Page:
Democratic presidential candidate Pete Buttigieg said Friday that things named after President Thomas Jefferson should be renamed because that’s the “right thing to do.”
Buttigieg, the mayor of South Bend, Ind., who became the rising star of the 2020 Democratic primary, echoed the far-left calls to rename buildings or events that carry the names of prominent U.S. figures on the grounds that they were owners of slaves.
The mayor was asked during "The Hugh Hewitt Show" on radio whether the name of the annual Indiana Democratic dinner, named the Jefferson-Jackson Dinner, should be renamed as both presidents were holders of slaves.
“Yeah, we're doing that in Indiana. I think it's the right thing to do,” Buttigieg said, according to the Washington Free Beacon. He then offered a tepid defense of the Founding Father while agreeing that events shouldn’t be named after him.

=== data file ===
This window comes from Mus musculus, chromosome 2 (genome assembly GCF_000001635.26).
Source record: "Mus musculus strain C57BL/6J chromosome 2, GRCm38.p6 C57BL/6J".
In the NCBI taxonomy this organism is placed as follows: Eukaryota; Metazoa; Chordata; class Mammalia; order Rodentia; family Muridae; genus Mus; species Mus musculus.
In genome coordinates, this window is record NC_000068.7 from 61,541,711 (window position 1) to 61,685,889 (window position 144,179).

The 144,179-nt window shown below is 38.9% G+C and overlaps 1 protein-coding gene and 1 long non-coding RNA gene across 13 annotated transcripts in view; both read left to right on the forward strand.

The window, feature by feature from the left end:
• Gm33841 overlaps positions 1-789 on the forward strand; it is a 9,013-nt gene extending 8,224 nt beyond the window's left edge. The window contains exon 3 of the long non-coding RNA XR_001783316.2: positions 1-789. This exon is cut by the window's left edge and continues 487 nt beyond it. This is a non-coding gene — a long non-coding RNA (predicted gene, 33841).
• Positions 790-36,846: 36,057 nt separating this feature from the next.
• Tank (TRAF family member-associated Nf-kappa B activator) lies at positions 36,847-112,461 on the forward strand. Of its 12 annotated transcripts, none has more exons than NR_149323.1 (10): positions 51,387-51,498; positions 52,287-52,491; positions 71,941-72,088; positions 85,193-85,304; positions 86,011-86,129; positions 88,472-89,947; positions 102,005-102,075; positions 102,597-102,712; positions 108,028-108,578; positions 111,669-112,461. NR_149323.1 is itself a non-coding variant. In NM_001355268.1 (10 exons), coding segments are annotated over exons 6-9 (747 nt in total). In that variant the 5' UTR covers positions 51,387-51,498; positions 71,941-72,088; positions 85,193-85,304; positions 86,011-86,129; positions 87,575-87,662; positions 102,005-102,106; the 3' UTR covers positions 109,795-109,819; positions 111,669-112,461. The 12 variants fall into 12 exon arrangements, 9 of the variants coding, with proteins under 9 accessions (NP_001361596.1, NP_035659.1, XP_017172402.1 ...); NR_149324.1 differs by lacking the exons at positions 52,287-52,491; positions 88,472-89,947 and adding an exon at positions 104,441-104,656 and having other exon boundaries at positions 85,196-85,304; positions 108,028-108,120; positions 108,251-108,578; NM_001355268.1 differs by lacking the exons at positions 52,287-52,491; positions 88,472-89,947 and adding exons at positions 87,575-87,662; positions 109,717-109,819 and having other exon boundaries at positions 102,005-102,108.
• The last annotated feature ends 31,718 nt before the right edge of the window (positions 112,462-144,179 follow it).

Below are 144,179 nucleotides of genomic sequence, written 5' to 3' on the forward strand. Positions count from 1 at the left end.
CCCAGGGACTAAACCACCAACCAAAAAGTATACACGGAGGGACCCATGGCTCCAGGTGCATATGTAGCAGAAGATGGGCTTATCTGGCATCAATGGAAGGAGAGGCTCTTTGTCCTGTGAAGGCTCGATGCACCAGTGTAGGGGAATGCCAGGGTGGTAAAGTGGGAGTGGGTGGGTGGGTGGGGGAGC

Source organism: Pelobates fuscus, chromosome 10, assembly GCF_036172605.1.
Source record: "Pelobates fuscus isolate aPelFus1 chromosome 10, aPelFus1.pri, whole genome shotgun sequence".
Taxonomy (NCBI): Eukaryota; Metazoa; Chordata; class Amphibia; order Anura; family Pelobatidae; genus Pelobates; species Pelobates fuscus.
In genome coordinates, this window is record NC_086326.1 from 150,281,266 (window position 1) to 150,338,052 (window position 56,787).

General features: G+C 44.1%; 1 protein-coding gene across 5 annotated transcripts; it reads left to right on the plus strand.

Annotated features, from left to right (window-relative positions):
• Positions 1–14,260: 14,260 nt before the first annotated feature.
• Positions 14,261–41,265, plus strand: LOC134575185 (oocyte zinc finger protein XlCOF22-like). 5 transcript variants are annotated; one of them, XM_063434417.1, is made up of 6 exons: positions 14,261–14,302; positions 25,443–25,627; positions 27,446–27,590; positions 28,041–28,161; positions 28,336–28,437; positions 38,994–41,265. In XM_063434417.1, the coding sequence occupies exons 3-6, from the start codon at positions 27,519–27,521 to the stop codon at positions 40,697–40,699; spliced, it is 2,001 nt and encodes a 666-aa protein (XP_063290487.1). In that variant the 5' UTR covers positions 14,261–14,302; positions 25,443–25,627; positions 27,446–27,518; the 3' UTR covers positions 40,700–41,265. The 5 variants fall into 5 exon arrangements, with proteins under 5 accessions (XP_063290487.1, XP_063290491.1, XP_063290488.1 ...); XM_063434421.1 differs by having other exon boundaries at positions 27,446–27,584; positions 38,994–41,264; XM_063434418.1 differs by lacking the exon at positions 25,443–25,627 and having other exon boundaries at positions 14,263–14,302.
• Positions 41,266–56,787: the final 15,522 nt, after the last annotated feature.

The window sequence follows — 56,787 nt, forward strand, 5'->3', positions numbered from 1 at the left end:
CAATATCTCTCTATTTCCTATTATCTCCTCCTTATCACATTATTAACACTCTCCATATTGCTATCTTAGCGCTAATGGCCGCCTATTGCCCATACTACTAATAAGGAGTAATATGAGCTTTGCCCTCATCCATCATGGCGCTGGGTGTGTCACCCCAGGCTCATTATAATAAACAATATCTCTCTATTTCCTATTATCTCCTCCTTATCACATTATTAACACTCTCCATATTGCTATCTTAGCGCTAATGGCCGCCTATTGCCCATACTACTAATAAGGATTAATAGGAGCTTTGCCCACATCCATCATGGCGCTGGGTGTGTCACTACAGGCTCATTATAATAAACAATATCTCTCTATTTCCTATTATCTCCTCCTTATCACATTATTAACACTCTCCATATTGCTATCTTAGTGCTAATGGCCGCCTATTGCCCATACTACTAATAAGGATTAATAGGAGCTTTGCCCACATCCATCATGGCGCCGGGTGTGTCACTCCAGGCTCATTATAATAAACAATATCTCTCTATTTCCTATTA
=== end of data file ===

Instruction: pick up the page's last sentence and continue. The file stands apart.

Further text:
“Over time, you develop and evolve on the things you choose to honor … Jefferson is more problematic,” he said.”
“There's a lot, of course, to admire in his thinking and his philosophy, but then again if you plunge into his writings, especially the notes on the state of Virginia, you know that he knew slavery was wrong. We are all morally conflicted human beings.”
But while Jefferson shouldn’t be erased from history books, Buttigieg says events shouldn’t be named after him.
“The real reason I think there is a lot of pressure on this is the relationship between the past and present that we're finding in a million different ways that racism isn't some curiosity out of the past that we're embarrassed about but moved on from,” he said.
“It's alive. It's well. It's hurting people and it's one of the main reasons to be in politics today is to try to change or reverse the harms that went along with that.”